Many colleges and universities, especially those that work with professional or returning students, exchange work experience for college credit. You can submit a professional portfolio for credit for prior learning (CPL) or a prior learning assessment (PLA).
Your experience won’t make up for all of the coursework you need to complete, but if a college or university grants CPL or offers PLA, you may be able to earn up to 30 credits.
Online bachelor’s degrees have become an increasingly popular alternative to on-campus degrees, especially among professional and returning students. In fact, many of the same renowned brick and mortar institutions have online degree options.
While it may take the same length of time to complete an online degree as an on-campus degree, there are several other benefits that factor into earning a bachelor’s degree online.
Attending an on-campus institution will mean taking at least some of your classes in-person. Taking classes from home around your work schedule or other obligations can provide greater flexibility. Many online degree programs also feature part-time and full-time degree options, so you can complete the required coursework at a pace that best suits you.
The total cost of an online bachelor’s degree ranges from $38,496 (in-state) for public institutions to $60,593 for private institutions . Compare that to the average total cost of attending an on-campus public institution, $73,532, according to NCES data from 2018-2019 . That cost increases to $189,676 at private institutions.
Because you don’t need to live in the same state as the college or institution offering your online degree, there’s no residency requirement to fulfill, which means no relocation or commuting costs.
Explore online bachelor’s degrees from Illinois, University of Arizona, and University of London, all available on Coursera.
A bachelor’s degree can advance your education, deepening your knowledge about a subject, and potentially lead to more career opportunities. It can also amplify your earning potential. Employees with a bachelor’s degree earned a median salary of $78,020 USD in 2020 compared to employees with a high school diploma, who earned $39,070 USD .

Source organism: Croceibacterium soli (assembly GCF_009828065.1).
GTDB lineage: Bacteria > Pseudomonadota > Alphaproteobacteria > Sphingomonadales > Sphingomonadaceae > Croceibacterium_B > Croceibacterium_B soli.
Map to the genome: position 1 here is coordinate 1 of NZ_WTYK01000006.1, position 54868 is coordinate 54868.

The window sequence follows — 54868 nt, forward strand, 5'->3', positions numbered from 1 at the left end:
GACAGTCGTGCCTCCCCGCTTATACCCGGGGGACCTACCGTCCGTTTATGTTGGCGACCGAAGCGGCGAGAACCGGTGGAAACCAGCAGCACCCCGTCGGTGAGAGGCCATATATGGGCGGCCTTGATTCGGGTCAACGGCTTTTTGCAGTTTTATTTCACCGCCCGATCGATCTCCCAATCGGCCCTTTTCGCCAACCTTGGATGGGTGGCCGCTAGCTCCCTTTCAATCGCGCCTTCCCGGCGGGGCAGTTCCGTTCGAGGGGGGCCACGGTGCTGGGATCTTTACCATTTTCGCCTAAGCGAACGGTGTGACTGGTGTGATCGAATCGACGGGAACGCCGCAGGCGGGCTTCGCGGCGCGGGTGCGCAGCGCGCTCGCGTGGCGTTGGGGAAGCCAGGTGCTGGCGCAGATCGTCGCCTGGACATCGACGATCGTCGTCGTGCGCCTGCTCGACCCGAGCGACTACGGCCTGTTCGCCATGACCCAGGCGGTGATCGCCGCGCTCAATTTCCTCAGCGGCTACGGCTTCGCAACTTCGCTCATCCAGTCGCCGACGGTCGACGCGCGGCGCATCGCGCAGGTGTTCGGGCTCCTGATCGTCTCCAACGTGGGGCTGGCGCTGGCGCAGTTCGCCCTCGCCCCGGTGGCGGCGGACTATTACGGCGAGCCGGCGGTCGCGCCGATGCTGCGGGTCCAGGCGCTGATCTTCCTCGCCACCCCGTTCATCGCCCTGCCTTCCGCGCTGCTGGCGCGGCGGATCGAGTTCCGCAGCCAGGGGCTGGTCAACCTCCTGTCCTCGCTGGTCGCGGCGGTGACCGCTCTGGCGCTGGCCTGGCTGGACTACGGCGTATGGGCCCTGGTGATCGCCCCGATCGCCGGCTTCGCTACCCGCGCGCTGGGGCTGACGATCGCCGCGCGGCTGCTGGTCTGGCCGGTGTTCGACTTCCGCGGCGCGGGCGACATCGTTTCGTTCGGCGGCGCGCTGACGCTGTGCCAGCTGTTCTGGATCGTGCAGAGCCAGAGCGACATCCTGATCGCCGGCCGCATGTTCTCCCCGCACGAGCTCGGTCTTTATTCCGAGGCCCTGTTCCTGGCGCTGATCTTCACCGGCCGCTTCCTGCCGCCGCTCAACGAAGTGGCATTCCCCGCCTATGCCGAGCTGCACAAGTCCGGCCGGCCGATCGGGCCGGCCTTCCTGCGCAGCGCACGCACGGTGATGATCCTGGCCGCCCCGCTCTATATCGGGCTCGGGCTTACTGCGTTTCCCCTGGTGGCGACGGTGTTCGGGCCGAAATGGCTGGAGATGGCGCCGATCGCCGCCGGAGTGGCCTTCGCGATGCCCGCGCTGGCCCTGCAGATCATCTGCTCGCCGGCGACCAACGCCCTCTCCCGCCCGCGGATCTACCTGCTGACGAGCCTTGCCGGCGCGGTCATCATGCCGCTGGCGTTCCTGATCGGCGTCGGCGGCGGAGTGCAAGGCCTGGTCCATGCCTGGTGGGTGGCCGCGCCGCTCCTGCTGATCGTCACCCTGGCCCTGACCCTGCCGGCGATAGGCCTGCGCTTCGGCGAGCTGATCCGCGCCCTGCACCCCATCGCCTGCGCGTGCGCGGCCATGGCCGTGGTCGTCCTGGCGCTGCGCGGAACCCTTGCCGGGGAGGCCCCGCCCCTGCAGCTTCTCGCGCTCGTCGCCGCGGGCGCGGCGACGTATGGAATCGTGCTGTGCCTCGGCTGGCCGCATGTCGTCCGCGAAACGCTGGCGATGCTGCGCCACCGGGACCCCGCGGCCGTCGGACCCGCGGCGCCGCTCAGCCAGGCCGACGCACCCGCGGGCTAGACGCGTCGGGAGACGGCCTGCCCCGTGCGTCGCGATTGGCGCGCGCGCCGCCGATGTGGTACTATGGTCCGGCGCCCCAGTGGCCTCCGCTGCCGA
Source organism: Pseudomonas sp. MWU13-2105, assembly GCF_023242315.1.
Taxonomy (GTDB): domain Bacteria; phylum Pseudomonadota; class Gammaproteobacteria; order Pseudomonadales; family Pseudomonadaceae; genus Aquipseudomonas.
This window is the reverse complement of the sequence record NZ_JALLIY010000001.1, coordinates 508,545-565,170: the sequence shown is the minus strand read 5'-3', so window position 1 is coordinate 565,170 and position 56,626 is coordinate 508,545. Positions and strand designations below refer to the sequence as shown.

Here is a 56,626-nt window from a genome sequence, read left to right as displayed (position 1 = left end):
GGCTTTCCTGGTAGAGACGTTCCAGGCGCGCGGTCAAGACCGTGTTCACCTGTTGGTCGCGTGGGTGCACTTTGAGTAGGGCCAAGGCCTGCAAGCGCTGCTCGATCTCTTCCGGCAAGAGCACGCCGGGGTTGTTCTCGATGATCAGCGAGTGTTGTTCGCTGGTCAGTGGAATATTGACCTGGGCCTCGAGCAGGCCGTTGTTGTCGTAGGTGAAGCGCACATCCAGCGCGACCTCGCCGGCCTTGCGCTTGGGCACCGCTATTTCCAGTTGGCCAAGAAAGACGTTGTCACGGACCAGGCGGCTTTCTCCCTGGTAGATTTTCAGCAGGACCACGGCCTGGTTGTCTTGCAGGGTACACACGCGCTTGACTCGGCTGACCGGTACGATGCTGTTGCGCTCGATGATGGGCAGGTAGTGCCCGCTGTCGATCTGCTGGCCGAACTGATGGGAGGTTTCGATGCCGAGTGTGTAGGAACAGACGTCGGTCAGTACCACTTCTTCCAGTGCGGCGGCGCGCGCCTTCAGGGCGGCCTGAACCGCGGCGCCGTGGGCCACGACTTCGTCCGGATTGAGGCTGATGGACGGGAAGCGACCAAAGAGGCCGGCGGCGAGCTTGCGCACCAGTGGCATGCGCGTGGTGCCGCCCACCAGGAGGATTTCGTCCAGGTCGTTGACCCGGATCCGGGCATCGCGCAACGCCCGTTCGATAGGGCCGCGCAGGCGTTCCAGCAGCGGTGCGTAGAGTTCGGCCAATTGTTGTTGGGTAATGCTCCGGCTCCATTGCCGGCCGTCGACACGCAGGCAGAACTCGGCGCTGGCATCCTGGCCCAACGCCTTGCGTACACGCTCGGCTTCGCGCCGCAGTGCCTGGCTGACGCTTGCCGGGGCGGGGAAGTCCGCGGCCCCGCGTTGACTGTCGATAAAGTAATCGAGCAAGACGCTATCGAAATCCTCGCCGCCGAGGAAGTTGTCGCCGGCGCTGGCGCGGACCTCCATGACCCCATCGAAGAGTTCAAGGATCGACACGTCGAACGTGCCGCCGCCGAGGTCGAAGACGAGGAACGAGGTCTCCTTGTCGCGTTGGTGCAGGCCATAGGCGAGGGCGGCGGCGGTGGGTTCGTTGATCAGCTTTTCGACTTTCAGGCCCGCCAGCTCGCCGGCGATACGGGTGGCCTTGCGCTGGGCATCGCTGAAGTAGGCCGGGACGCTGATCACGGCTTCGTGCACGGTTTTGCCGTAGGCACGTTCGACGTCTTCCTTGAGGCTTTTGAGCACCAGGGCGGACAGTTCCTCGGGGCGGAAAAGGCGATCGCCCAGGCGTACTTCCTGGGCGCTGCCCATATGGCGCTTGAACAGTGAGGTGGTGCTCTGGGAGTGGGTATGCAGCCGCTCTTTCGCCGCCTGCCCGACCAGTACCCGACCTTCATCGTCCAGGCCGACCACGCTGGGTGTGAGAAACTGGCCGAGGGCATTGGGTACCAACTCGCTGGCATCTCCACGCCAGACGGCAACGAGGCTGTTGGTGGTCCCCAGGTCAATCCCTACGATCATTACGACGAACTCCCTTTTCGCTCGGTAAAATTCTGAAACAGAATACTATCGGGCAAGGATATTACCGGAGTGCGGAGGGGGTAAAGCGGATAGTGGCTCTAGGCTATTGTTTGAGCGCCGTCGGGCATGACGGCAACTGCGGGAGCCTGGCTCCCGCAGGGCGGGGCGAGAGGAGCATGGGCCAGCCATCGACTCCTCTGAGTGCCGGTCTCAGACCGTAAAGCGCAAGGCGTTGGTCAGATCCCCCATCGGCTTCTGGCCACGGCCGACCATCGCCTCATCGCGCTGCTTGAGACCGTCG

A bachelor’s degree has the potential to broaden the types of jobs you qualify for, and open up new possibilities. A study conducted by Georgetown University found that 65 percent of all jobs available in the US now require a college degree .
According to the US Bureau of Labor Statistics , entry-level jobs that tend to require a bachelor’s degree include:
Computer systems analyst
Human resource specialist
Public relations specialist
Earning a bachelor’s degree has also been found to lead to lower unemployment . Thanks to the foundational classes all undergraduate students must take, a bachelor’s degree can also help amplify your communication skills and analytical skills, which are two key transferable skills that may help prepare you for career changes.
Whether you’re looking ahead to the next phase of your education, or you’re considering going back to school to broaden or change career paths, getting a bachelor’s degree can be a lucrative investment. As you’re reviewing your options, explore online bachelor’s degrees in high-demand subjects like data science, management, public health, and marketing on Coursera.
If you’d like more information about what an undergraduate education entails, consider enrolling in the University of Washington’s course Understanding College and College Life, which goes over what faculty expect from undergraduate students, study habit tips, how to choose a major, and more.
A bachelor’s degree takes, on average, four years of full-time study to complete. If, however, you have earned prior college credit or an associate’s degree, you may be able to complete a bachelor’s degree much more quickly, though it will depend on how many of your credits transfer to your new institution.
There are many factors that determine how easy or difficult a bachelor's degree is to earn, like your previous experience, the major you choose, your individual strengths and learning styles, and even your personal obligations.
Earning a degree may sometimes feel like a challenge, but those hurdles can pay off.
1. U.S. News and World Report. "What You'll Pay for an Online Bachelor's Degree, https://www.usnews.com/higher-education/online-education/articles/what-youll-pay-for-an-online-bachelors-degree." Accessed October 28, 2021.
2. National Center for Education Statistics. "Tuition Costs of Colleges and Universities, https://nces.ed.gov/fastfacts/display.asp?id=76." Accessed October 28, 2021.
3. US Bureau of Labor Statistics. "Occupations that Need More Education for Entry are Projected to Grow Faster Than Average, https://www.bls.gov/emp/tables/education-summary.htm." Accessed October 28, 2021.
4. Georgetown University. "Recovery: Job Growth and Education Requirements Through 2020, https://cew.georgetown.edu/wp-content/uploads/2014/11/Recovery2020.ES_.Web_.pdf." Accessed October 27, 2021.
5. US Bureau of Labor Statistics. "Employment Outlook for Bachelor's Level Education, https://www.bls.gov/careeroutlook/2018/article/bachelors-degree-outlook.htm." Accessed October 27, 2021.
6. US Bureau of Labor Statistics. "Education Pays, 2020, https://www.bls.gov/careeroutlook/2021/data-on-display/education-pays.htm." Accessed October 28, 2021.
This content has been made available for informational purposes only. Learners are advised to conduct additional research to ensure that courses and other credentials pursued meet their personal, professional, and financial goals.